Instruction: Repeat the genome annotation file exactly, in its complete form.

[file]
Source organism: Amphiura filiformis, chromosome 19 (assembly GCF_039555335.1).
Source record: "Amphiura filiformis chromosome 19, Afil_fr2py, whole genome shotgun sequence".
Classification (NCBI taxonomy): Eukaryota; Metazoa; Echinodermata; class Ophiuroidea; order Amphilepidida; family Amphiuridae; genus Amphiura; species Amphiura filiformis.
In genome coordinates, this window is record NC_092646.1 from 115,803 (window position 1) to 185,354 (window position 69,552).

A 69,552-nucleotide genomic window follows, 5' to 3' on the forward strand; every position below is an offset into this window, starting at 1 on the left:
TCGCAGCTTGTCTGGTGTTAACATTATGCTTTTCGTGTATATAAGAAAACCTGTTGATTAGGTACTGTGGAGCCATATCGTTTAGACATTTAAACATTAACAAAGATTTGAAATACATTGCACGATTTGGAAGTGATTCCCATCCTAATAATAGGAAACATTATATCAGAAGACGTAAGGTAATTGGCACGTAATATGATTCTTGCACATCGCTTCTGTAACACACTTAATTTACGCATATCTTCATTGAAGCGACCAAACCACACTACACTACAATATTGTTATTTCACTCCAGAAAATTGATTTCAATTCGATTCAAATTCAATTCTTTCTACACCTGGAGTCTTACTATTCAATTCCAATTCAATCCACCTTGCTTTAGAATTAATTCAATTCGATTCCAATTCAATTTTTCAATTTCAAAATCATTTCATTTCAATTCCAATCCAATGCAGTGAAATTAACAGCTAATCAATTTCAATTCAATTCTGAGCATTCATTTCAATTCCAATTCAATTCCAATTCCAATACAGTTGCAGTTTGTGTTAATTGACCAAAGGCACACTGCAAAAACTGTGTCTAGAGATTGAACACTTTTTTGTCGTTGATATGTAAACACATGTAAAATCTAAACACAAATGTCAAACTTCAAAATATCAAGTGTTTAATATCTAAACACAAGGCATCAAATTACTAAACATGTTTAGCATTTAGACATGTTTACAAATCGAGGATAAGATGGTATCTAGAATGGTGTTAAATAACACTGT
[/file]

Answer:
Source organism: Amphiura filiformis, chromosome 19 (assembly GCF_039555335.1).
Source record: "Amphiura filiformis chromosome 19, Afil_fr2py, whole genome shotgun sequence".
Classification (NCBI taxonomy): Eukaryota; Metazoa; Echinodermata; class Ophiuroidea; order Amphilepidida; family Amphiuridae; genus Amphiura; species Amphiura filiformis.
In genome coordinates, this window is record NC_092646.1 from 115,803 (window position 1) to 185,354 (window position 69,552).

A 69,552-nucleotide genomic window follows, 5' to 3' on the forward strand; every position below is an offset into this window, starting at 1 on the left:
TCGCAGCTTGTCTGGTGTTAACATTATGCTTTTCGTGTATATAAGAAAACCTGTTGATTAGGTACTGTGGAGCCATATCGTTTAGACATTTAAACATTAACAAAGATTTGAAATACATTGCACGATTTGGAAGTGATTCCCATCCTAATAATAGGAAACATTATATCAGAAGACGTAAGGTAATTGGCACGTAATATGATTCTTGCACATCGCTTCTGTAACACACTTAATTTACGCATATCTTCATTGAAGCGACCAAACCACACTACACTACAATATTGTTATTTCACTCCAGAAAATTGATTTCAATTCGATTCAAATTCAATTCTTTCTACACCTGGAGTCTTACTATTCAATTCCAATTCAATCCACCTTGCTTTAGAATTAATTCAATTCGATTCCAATTCAATTTTTCAATTTCAAAATCATTTCATTTCAATTCCAATCCAATGCAGTGAAATTAACAGCTAATCAATTTCAATTCAATTCTGAGCATTCATTTCAATTCCAATTCAATTCCAATTCCAATACAGTTGCAGTTTGTGTTAATTGACCAAAGGCACACTGCAAAAACTGTGTCTAGAGATTGAACACTTTTTTGTCGTTGATATGTAAACACATGTAAAATCTAAACACAAATGTCAAACTTCAAAATATCAAGTGTTTAATATCTAAACACAAGGCATCAAATTACTAAACATGTTTAGCATTTAGACATGTTTACAAATCGAGGATAAGATGGTATCTAGAATGGTGTTAAATAACACTGT